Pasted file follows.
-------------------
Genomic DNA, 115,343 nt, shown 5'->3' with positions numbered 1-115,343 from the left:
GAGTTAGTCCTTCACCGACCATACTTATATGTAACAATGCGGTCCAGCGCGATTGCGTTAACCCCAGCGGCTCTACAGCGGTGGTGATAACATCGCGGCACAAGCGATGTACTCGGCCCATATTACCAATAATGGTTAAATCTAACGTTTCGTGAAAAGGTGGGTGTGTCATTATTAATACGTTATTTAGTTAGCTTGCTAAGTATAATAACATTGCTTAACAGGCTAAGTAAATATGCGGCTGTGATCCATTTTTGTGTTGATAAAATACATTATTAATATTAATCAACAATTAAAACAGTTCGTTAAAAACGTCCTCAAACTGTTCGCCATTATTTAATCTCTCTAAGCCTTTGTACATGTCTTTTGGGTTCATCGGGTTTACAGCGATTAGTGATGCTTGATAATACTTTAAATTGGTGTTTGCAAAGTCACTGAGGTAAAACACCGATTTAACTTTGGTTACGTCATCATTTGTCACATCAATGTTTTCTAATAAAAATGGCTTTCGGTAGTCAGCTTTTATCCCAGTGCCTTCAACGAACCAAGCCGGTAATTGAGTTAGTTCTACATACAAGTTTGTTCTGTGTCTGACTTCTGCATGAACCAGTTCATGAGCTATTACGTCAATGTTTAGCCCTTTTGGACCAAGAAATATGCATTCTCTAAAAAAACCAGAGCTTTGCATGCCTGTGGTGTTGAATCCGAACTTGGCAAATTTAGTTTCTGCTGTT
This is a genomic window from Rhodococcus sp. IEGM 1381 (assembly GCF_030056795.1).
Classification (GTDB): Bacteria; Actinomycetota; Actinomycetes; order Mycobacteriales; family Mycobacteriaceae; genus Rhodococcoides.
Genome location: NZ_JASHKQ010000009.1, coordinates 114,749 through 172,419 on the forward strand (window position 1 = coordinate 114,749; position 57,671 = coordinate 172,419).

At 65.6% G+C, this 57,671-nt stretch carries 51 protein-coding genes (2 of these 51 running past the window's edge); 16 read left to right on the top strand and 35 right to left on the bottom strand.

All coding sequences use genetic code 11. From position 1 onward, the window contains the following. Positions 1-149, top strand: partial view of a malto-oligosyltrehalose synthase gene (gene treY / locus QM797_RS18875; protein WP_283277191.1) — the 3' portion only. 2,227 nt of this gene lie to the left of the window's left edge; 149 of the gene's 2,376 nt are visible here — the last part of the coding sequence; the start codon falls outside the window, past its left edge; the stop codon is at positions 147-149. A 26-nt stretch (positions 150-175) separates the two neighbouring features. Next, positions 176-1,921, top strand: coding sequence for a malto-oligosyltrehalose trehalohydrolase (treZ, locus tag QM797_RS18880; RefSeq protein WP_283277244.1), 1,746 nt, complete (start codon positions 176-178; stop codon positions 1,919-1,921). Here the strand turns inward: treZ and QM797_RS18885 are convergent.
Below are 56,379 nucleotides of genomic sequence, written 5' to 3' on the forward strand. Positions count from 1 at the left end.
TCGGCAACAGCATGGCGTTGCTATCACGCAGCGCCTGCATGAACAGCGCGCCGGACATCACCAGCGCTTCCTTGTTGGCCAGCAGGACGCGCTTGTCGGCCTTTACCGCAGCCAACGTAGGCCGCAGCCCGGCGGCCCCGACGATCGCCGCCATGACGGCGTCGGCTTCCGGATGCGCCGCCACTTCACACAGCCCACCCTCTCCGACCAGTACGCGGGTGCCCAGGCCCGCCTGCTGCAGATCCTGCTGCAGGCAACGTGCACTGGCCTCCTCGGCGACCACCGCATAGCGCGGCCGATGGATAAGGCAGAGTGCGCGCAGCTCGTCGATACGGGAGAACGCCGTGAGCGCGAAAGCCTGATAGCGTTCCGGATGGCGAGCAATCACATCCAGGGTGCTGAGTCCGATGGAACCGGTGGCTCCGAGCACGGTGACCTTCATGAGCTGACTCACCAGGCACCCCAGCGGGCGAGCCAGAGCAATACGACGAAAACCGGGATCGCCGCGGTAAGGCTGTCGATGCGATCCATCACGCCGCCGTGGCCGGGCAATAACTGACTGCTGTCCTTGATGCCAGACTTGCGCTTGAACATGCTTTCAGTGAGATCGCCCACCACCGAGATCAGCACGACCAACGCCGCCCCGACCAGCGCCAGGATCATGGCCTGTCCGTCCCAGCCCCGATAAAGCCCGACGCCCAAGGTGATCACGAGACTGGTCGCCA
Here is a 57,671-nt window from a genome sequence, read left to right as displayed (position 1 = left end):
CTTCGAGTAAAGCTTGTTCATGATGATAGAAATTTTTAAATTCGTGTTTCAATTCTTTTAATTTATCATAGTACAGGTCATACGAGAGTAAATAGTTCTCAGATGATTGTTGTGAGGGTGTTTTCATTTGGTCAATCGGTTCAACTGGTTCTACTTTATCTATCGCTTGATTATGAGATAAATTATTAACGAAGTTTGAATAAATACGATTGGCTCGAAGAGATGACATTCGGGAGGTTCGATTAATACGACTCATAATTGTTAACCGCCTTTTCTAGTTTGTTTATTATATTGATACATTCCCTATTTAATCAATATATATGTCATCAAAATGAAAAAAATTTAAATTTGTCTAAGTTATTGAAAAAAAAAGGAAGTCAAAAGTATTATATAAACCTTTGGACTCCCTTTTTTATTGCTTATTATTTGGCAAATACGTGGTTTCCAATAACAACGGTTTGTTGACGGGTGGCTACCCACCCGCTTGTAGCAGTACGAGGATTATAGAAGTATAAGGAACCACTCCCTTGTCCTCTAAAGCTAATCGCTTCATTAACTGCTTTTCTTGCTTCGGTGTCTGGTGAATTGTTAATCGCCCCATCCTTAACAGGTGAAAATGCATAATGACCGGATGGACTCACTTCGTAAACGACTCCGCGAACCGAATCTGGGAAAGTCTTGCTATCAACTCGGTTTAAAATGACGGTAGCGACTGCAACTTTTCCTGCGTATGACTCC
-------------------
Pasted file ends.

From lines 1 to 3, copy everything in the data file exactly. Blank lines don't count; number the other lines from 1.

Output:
Genomic DNA, 115,343 nt, shown 5'->3' with positions numbered 1-115,343 from the left:
GAGTTAGTCCTTCACCGACCATACTTATATGTAACAATGCGGTCCAGCGCGATTGCGTTAACCCCAGCGGCTCTACAGCGGTGGTGATAACATCGCGGCACAAGCGATGTACTCGGCCCATATTACCAATAATGGTTAAATCTAACGTTTCGTGAAAAGGTGGGTGTGTCATTATTAATACGTTATTTAGTTAGCTTGCTAAGTATAATAACATTGCTTAACAGGCTAAGTAAATATGCGGCTGTGATCCATTTTTGTGTTGATAAAATACATTATTAATATTAATCAACAATTAAAACAGTTCGTTAAAAACGTCCTCAAACTGTTCGCCATTATTTAATCTCTCTAAGCCTTTGTACATGTCTTTTGGGTTCATCGGGTTTACAGCGATTAGTGATGCTTGATAATACTTTAAATTGGTGTTTGCAAAGTCACTGAGGTAAAACACCGATTTAACTTTGGTTACGTCATCATTTGTCACATCAATGTTTTCTAATAAAAATGGCTTTCGGTAGTCAGCTTTTATCCCAGTGCCTTCAACGAACCAAGCCGGTAATTGAGTTAGTTCTACATACAAGTTTGTTCTGTGTCTGACTTCTGCATGAACCAGTTCATGAGCTATTACGTCAATGTTTAGCCCTTTTGGACCAAGAAATATGCATTCTCTAAAAAAACCAGAGCTTTGCATGCCTGTGGTGTTGAATCCGAACTTGGCAAATTTAGTTTCTGCTGTT
This is a genomic window from Rhodococcus sp. IEGM 1381 (assembly GCF_030056795.1).